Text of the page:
Alfred is a short documentary film that tells the story of an elderly Norwegian whose roots are deeply anchored in Sami culture. The Sami are an indigenous tribe, formerly persecuted and still not fully integrated into Norwegian culture.
Alfred lives in isolation on the lonely peninsula of Seglvik for the past decade. Usually, not more than 2 to 3 people live on Seglvik at the same time. He sees his family, who lives in Kautokeino, only every few months. The living conditions in this region are extreme. They are mainly characterized by the extreme sub-zero temperatures, snow, ice and the isolation from civilization. He has worked as a chef all his life and used to run his own restaurant. He is passionate about fishing and preparing his dishes using only regional ingredients.
This film is an exciting portrait of Alfred's story from childhood to today and gives an insight into a life outside the big city without social media, influencers and luxury.
DIRECTOR: NIKOLAS MEYBERG
DP: PETER KÄMPF
ADDITIONAL CAMERA: NIKOLAS MEYBERG
PRODUCTION COMPANY: BLACK CORRIDOR
EXECUTIVE PRODUCER: HANNES HÖHN
PRODUCER: NIKOLAS MEYBERG
EDITOR: NIKOLAS MEYBERG
COLORIST: MAXIME DEMARTIN
VOICE-OVER: ALFRED LARSEN
COMPOSER: ARDIE SON, KYLE PRESTON, ROZA
SOUND DESIGNER: STEVE PATUTA
VFX SUPERVISOR: SVEN HUELSEMANN
LOCATION MANAGER: RAFAEL SIERRA, ISABELLE HVITTFELDT
For some time, this project had been lingering in my mind. When I first traveled to Norway in 2019 to explore the unique landscape, witness the Northern Lights, and experience diving with orcas and humpback whales, it was an event that would not let me go. I vowed to come back.
As a director mainly in advertising, I decided to break out of my daily routine and start a completely different project. By the end of 2021, the time had come. With no detailed concept and no main protagonist, we set off in a two-man team towards the Arctic Circle. Via Oslo and Tromso, the final destination was the Seglvik peninsula. Accessible only every few days by ferry, here you are separated
from the outside world and in case of an emergency, cut off from it. With four heavy suitcases containing five cameras, a drone, underwater housings, tripods, a gimbal, and other accessories, and only the essentials of clothing, we arrived. Even at that point, we were not prepared for what was to follow.
Extreme cold, sometimes -30 degrees Celsius, days without hot water, no showering, small wooden cabins, and poor mobile phone reception. For a week, we went out every morning on small military rubber boats, in strong waves, extreme wind, and freezing temperatures. This was the toughest test for man and machine - in our case, our equipment. Landing my drone safely on a 2.5m wide boat in extreme waves and winds of over 30 knots, or filming orcas in freezing water with seasickness and heavy underwater housings was something very different from filming a car commercial on a sunny coastal road.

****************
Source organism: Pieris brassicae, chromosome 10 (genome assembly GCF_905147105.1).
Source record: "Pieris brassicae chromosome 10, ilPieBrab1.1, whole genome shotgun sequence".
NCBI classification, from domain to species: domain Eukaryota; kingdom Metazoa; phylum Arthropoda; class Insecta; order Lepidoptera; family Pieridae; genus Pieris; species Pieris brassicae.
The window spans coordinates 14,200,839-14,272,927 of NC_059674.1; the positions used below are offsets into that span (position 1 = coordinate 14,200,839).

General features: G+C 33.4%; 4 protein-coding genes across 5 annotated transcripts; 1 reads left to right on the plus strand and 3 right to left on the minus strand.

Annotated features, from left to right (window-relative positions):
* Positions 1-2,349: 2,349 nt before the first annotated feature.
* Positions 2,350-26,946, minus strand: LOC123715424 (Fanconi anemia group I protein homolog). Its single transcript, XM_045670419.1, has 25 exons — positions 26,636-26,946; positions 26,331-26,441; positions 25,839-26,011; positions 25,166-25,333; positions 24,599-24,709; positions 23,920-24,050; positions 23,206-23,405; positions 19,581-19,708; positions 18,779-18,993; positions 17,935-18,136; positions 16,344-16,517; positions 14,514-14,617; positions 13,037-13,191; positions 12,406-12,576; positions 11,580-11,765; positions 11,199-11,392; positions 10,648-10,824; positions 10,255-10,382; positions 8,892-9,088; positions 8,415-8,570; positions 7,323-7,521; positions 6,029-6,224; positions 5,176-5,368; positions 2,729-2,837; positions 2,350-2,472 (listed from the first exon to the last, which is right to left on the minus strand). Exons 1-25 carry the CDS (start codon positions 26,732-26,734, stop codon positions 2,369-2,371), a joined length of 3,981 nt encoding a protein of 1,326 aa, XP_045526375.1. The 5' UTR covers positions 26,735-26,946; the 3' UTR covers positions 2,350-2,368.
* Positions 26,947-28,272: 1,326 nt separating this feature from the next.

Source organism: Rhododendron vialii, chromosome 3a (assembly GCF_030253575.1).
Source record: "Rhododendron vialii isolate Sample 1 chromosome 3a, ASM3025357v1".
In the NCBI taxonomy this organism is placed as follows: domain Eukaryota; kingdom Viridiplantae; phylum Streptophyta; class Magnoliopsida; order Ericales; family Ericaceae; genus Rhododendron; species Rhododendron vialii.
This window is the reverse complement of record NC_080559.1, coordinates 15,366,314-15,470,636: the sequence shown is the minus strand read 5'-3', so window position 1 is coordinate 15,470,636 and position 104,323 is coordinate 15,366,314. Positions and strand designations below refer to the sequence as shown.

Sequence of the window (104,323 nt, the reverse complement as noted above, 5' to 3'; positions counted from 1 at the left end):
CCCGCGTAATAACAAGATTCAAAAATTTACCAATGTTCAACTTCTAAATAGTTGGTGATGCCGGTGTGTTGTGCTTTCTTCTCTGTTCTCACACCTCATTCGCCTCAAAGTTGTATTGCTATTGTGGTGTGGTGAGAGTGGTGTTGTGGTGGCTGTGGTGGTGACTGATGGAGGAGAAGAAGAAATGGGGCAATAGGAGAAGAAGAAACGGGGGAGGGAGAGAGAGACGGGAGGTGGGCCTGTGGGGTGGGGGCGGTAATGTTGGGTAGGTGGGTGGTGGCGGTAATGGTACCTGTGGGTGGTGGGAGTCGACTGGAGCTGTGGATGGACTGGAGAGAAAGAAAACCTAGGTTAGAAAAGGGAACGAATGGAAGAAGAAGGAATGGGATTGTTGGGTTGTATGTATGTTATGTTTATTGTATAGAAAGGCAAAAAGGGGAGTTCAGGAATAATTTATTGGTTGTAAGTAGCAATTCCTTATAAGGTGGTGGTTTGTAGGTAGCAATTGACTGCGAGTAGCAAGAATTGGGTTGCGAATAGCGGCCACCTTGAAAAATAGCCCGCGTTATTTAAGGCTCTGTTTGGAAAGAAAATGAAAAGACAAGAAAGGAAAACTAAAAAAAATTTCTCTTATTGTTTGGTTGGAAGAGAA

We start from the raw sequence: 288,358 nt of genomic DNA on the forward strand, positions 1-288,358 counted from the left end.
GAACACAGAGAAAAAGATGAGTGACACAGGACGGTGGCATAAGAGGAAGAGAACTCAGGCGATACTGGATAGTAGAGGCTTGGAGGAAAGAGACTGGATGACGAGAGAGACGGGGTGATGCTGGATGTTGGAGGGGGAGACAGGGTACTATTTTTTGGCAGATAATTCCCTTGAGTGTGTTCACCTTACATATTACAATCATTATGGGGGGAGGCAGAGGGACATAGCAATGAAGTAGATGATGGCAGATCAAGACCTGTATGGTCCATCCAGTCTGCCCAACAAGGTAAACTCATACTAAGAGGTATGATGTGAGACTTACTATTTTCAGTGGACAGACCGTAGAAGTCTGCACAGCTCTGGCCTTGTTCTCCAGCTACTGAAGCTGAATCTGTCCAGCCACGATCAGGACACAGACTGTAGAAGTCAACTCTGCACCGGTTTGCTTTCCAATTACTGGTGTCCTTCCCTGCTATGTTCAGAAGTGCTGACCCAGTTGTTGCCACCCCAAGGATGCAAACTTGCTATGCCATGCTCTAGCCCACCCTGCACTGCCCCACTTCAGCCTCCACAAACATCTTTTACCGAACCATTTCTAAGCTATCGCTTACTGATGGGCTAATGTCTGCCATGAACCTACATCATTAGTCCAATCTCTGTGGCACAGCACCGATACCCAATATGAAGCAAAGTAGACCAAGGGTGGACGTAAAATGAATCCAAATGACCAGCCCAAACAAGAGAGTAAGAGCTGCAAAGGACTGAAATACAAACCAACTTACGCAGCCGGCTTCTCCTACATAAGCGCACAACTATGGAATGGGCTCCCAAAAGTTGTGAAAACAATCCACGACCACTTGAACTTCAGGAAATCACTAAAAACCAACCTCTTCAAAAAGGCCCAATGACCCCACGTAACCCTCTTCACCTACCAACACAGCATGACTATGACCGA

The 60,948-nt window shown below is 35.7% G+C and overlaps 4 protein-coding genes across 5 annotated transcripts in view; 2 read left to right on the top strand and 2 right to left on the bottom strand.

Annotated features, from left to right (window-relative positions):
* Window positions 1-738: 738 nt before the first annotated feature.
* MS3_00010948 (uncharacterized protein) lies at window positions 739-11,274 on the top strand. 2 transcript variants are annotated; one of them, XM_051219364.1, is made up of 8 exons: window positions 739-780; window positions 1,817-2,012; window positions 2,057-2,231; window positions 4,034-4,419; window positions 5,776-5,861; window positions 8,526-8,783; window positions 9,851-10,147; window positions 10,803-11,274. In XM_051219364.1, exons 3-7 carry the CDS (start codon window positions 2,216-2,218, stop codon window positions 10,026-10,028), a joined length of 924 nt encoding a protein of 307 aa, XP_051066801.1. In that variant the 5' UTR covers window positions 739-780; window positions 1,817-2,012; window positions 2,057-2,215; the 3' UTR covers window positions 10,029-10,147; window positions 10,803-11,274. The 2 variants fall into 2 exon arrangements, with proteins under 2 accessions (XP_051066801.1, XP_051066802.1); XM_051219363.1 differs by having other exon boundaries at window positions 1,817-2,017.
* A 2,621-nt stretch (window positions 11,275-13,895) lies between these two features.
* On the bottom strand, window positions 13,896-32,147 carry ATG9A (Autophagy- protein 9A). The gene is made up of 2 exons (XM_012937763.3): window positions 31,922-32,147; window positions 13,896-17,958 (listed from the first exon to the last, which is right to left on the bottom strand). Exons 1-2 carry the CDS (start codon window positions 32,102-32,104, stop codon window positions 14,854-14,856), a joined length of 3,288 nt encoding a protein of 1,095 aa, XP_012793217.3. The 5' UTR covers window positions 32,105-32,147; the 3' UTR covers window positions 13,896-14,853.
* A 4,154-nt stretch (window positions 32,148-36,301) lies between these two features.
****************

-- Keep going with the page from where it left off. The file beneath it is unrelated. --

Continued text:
Our stroke of luck came in the form of "Alfred," our protagonist. As a member of the Sami tribe, Alfred belongs to a minority in Norway that still faces oppression. It took him several days to open up to me, as social interaction is rare for him. Due to the fact that Alfred works as a cook and the daylight is limited to a maximum of 3-4 hours, we had three days and a time window of two hours each to shoot all scenes with Alfred and record the interviews.
Our core team consisted of DOP Peter Kämpf and my business partner, best friend, and executive producer Hannes Höhn. It was important for us to leave the smallest possible carbon footprint in such a production, which mainly thrives on untouched nature and its wildlife. Therefore, every step was tried to be as sustainable as possible, from pre-production to post-production. Great emphasis was placed on finding the most environmentally friendly alternative in every aspect, whether it was the abandonment of paper, serving only vegetarian food, working with a local post crew in Berlin or handling the entire post-production via video conference we avoided additional travel.
As I reflect on the past, I cherish the memory of that time when we were disconnected from mobile phones, social media, and distractions. It was then that I developed a deep respect for Alfred and his way of life, which made me realize that we all need to prioritize the things that truly matter. My experience with Alfred taught me to view the world from a fresh and unique perspective.